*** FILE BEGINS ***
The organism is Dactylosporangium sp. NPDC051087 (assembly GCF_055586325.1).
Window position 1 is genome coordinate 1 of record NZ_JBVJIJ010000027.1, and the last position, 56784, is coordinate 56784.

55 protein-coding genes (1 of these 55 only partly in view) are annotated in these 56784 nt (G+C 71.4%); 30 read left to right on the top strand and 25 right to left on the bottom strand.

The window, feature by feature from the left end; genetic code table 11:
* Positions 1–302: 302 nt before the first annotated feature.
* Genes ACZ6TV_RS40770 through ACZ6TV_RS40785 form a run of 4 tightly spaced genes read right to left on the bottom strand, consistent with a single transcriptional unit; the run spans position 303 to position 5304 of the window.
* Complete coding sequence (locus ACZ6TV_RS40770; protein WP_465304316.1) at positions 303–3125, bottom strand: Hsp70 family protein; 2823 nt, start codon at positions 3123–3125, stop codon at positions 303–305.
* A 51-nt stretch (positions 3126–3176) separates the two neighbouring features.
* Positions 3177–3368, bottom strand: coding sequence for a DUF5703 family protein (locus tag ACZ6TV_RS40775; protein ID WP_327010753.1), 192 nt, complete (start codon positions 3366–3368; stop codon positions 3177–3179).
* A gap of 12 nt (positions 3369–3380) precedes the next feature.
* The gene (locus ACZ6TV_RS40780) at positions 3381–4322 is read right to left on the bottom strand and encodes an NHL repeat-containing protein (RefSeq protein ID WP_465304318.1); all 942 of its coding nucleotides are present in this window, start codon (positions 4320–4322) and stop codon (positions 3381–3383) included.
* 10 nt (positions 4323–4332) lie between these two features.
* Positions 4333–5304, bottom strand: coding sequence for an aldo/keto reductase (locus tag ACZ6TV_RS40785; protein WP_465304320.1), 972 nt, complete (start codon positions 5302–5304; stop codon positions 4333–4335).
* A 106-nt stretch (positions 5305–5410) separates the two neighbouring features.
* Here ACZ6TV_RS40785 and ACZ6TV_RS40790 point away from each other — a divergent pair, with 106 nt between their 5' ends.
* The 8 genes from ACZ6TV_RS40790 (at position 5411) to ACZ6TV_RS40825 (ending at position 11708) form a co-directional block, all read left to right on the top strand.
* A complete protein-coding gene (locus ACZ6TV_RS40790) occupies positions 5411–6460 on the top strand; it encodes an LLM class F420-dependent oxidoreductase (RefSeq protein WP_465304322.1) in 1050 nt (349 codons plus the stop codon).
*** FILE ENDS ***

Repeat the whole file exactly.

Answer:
The organism is Dactylosporangium sp. NPDC051087 (assembly GCF_055586325.1).
Window position 1 is genome coordinate 1 of record NZ_JBVJIJ010000027.1, and the last position, 56784, is coordinate 56784.

55 protein-coding genes (1 of these 55 only partly in view) are annotated in these 56784 nt (G+C 71.4%); 30 read left to right on the top strand and 25 right to left on the bottom strand.

The window, feature by feature from the left end; genetic code table 11:
* Positions 1–302: 302 nt before the first annotated feature.
* Genes ACZ6TV_RS40770 through ACZ6TV_RS40785 form a run of 4 tightly spaced genes read right to left on the bottom strand, consistent with a single transcriptional unit; the run spans position 303 to position 5304 of the window.
* Complete coding sequence (locus ACZ6TV_RS40770; protein WP_465304316.1) at positions 303–3125, bottom strand: Hsp70 family protein; 2823 nt, start codon at positions 3123–3125, stop codon at positions 303–305.
* A 51-nt stretch (positions 3126–3176) separates the two neighbouring features.
* Positions 3177–3368, bottom strand: coding sequence for a DUF5703 family protein (locus tag ACZ6TV_RS40775; protein ID WP_327010753.1), 192 nt, complete (start codon positions 3366–3368; stop codon positions 3177–3179).
* A gap of 12 nt (positions 3369–3380) precedes the next feature.
* The gene (locus ACZ6TV_RS40780) at positions 3381–4322 is read right to left on the bottom strand and encodes an NHL repeat-containing protein (RefSeq protein ID WP_465304318.1); all 942 of its coding nucleotides are present in this window, start codon (positions 4320–4322) and stop codon (positions 3381–3383) included.
* 10 nt (positions 4323–4332) lie between these two features.
* Positions 4333–5304, bottom strand: coding sequence for an aldo/keto reductase (locus tag ACZ6TV_RS40785; protein WP_465304320.1), 972 nt, complete (start codon positions 5302–5304; stop codon positions 4333–4335).
* A 106-nt stretch (positions 5305–5410) separates the two neighbouring features.
* Here ACZ6TV_RS40785 and ACZ6TV_RS40790 point away from each other — a divergent pair, with 106 nt between their 5' ends.
* The 8 genes from ACZ6TV_RS40790 (at position 5411) to ACZ6TV_RS40825 (ending at position 11708) form a co-directional block, all read left to right on the top strand.
* A complete protein-coding gene (locus ACZ6TV_RS40790) occupies positions 5411–6460 on the top strand; it encodes an LLM class F420-dependent oxidoreductase (RefSeq protein WP_465304322.1) in 1050 nt (349 codons plus the stop codon).